Dashiki Dialogues: Let’s talk about ugly

2011-07-29 16:14

Drunk with the cult of compromise, South Africans have ­forgotten how to talk about things they actually don’t like.

It seems that here at home, the emperor is under no threat of discovering his nudity, as the old adage goes.

I came to this realisation over the past week when I was amid crowds of film and picture

Conversations there suggested that in our eagerness to move on beyond our ugly apartheid past and all the things we didn’t like about it, in order to move into that space where the sole national debate is about “how good we are doing” and “how lovely the rainbow is”, we ­unlearned the bitter grammar necessary to confront what’s ­ugly about our collective self.

We acquired a taste for ­compromising criticism for praise singing.

This condition plays itself out on many levels of our social discourse. One example could be how we treat anything to do with our most beloved former president, Nelson Mandela.

I mean, our jealous adoration – and some would say deification – of the man has gotten us to a place where we don’t know how to speak about what we don’t like about him, at least not publicly.

So we won’t talk publicly about the peril of domestic abuse which, actually, is so great that even our “pre-eminent leader” is faulted by it.

And last week, after watching an important film about another beloved icon of our land, Miriam Makeba, a friend asked a pertinent question: “Why do we make it feel wrong to not like a film [book or song] about Mandela or Makeba? So that artists and writers can get away with making shoddy work simply because they are done in praise of the rainbow and all its props.”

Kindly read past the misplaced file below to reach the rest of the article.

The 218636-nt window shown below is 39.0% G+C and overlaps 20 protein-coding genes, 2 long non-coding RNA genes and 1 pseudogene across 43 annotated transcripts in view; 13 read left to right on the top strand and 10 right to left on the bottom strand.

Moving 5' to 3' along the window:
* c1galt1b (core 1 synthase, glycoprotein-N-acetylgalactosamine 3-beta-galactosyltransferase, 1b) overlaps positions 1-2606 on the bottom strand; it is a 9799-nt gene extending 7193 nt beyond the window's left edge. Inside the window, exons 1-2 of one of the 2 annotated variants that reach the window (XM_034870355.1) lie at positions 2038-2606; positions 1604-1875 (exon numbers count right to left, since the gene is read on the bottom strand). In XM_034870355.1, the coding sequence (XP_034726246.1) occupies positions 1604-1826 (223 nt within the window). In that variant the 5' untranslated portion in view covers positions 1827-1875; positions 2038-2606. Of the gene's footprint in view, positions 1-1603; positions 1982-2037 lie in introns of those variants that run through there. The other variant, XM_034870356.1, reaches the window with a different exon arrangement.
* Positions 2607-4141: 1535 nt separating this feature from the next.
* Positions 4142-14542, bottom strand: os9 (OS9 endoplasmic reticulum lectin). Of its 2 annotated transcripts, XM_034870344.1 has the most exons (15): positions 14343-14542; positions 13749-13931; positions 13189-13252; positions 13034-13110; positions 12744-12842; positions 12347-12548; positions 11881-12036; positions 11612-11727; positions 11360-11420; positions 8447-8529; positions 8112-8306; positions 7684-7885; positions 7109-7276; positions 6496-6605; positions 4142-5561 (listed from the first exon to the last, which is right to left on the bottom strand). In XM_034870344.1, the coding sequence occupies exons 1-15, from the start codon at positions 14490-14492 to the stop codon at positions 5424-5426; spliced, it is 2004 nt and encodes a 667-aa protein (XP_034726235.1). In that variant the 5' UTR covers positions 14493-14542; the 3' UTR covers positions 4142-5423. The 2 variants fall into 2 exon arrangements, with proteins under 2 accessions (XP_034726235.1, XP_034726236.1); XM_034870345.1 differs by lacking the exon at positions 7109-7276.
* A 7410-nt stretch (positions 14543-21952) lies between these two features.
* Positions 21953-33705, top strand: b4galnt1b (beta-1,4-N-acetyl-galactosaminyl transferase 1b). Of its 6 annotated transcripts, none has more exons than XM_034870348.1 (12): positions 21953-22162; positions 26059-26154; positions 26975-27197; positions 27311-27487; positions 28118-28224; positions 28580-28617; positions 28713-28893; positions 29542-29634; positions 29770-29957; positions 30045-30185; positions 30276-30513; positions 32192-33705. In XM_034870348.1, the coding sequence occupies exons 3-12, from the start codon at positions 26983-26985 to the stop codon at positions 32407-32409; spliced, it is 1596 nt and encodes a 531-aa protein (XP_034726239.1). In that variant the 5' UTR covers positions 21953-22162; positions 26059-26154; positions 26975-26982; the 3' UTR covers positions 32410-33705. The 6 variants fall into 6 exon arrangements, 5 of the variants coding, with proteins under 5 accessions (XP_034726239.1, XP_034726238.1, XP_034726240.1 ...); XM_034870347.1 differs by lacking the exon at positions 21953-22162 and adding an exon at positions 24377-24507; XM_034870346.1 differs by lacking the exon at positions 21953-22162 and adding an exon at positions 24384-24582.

In popular cultural criticism this creates a tendency to avoid writing critically about bad art and choosing to focus on heaping praise on what pleases us.

This diseased predisposition works against us all. In art, inept creative workers need to benefit from robust criticism to show them where they went wrong.

You see, the problem is that failing to pronounce what we think is ugly about ourselves and what we do, means we don’t learn from our dreadful moments or mistakes.

I say we need a national ­discourse on ugliness so that on days when our sun is not so bright, we have the capacity to see through the faded spectrum of our experience.

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